Murray added that the media should not expect members of the supercommittee to take on certain roles based on reputation.

“The pundits and journalists should not pigeonhole any one of us,” she said. “That will allow us to move forward.”

As a leader of the committee, Murray said she has been in touch with the other 11 members and was impressed with the gravity with which they take their responsibility. 

“I have reached out individually to each member of the committee,” Murray told The Columbian. “I’ve been impressed that they consider this a serious responsibility.”

The debt-ceiling deal signed into law earlier in the month establishes the bipartisan, bicameral supercommittee of 12 legislators, for which Murray was chosen by Senate Majority Leader Harry ReidHarry Mason ReidGOP moves to cut debate time for Trump nominees Harry Reid: ‘The less we talk about impeachment, the better off we are’ Lobbying world MORE (D-Nev.) to serve as the Democratic leader.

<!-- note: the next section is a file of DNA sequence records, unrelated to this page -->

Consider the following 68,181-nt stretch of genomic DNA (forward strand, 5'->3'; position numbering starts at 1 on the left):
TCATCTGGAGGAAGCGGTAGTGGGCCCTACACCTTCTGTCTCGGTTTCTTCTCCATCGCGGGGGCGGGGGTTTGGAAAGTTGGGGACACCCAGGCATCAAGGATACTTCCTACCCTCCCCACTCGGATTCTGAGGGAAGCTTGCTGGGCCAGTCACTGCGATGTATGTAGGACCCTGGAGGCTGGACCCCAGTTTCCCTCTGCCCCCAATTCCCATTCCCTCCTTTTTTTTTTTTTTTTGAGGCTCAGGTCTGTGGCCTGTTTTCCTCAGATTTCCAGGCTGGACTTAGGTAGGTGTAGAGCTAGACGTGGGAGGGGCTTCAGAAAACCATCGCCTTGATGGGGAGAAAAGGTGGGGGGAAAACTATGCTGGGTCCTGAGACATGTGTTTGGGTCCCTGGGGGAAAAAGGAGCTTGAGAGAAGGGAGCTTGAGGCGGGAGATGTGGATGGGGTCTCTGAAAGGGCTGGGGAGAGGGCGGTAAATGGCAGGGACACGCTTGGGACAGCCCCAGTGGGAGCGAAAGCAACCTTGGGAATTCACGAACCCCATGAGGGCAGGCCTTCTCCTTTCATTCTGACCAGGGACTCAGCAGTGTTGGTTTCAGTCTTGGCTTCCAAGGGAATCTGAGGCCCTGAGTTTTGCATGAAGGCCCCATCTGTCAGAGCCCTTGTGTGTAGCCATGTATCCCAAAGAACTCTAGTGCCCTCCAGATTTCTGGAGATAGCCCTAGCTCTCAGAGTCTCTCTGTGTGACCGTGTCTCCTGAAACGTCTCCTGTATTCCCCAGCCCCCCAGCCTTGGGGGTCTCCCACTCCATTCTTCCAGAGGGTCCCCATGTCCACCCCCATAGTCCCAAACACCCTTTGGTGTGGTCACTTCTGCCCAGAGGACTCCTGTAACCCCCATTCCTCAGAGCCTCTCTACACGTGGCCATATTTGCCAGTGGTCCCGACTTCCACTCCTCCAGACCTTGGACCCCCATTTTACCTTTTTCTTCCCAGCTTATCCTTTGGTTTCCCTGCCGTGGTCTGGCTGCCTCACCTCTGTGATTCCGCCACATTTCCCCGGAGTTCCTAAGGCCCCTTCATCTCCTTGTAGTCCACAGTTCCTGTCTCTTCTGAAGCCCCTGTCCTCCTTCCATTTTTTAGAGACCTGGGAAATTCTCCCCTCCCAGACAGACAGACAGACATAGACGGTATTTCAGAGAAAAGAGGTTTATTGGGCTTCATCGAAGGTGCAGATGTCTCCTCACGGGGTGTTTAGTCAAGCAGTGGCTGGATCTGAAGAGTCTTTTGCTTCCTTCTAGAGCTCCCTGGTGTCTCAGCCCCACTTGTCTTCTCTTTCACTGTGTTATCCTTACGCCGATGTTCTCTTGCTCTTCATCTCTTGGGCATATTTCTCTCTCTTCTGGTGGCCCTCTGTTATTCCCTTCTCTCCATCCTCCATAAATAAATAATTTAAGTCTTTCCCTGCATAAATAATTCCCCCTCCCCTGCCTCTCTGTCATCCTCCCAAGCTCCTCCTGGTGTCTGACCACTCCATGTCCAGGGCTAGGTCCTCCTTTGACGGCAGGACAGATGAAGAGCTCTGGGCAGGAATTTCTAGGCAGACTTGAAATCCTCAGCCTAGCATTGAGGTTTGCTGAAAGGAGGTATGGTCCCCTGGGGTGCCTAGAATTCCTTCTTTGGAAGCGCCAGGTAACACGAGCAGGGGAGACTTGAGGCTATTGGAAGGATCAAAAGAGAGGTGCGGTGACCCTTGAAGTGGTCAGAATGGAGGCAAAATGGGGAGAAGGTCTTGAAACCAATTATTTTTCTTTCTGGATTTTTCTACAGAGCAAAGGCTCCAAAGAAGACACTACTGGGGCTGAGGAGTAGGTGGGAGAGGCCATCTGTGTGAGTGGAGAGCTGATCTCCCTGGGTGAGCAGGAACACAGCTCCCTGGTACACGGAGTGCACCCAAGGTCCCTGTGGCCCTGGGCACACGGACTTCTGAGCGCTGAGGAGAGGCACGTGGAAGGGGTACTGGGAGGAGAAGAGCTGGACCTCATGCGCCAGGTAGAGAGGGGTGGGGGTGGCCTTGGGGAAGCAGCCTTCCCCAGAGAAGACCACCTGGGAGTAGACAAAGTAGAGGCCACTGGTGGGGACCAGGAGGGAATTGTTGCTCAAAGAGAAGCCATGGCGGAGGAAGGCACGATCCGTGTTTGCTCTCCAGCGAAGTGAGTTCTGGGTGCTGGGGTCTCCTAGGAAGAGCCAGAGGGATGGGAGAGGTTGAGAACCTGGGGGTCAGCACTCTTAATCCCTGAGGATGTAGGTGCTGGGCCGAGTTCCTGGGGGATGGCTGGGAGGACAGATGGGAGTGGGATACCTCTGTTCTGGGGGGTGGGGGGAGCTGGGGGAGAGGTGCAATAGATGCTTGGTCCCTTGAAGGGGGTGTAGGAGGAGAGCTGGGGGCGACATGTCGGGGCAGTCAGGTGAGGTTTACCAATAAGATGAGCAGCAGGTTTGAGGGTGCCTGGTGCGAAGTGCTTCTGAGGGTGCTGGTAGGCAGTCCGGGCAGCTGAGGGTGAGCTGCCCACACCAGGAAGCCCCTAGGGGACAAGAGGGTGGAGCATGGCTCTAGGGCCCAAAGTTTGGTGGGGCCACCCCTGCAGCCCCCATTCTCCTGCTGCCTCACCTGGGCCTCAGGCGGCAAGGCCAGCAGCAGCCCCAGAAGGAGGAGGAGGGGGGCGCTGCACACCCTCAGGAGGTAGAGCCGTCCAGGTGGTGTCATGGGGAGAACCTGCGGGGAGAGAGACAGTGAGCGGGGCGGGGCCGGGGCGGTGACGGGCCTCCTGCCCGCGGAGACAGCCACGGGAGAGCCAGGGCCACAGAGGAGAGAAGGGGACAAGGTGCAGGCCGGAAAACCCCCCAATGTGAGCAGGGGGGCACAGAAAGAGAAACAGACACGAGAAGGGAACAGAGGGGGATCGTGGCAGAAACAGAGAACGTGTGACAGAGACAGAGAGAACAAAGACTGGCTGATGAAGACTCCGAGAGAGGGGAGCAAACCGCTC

The committee is charged with putting together a $1.5 trillion deficit-reduction package.

The other five senators chosen to serve on the supercommittee are: Jon Kyl (R-Ariz.), John KerryJohn Forbes KerryPrimary care is a home run for both sides of the aisle Mellman: Memories may be beautiful, yet… Lieberman: Senate should fulfill constitutional duty, confirm Mike Pompeo MORE (D-Mass.), Max BaucusMax Sieben BaucusGreen Party puts Dem seat at risk in Montana Business groups worried about Trump's China tariffs plan Farmers hit Trump on trade in new ad MORE (D-Mont.), Rob PortmanRobert (Rob) Jones PortmanWe must all come together to overcome the opioid epidemic Senators debate new business deduction, debt in tax law hearing Tax rules will be subject to more OMB review under new memo MORE (R-Ohio) and Pat Toomey (R-Pa.).

The overall debt-limit agreement cuts federal deficits by nearly $1 trillion over 10 years while raising the debt ceiling by at least $2.1 trillion through 2012.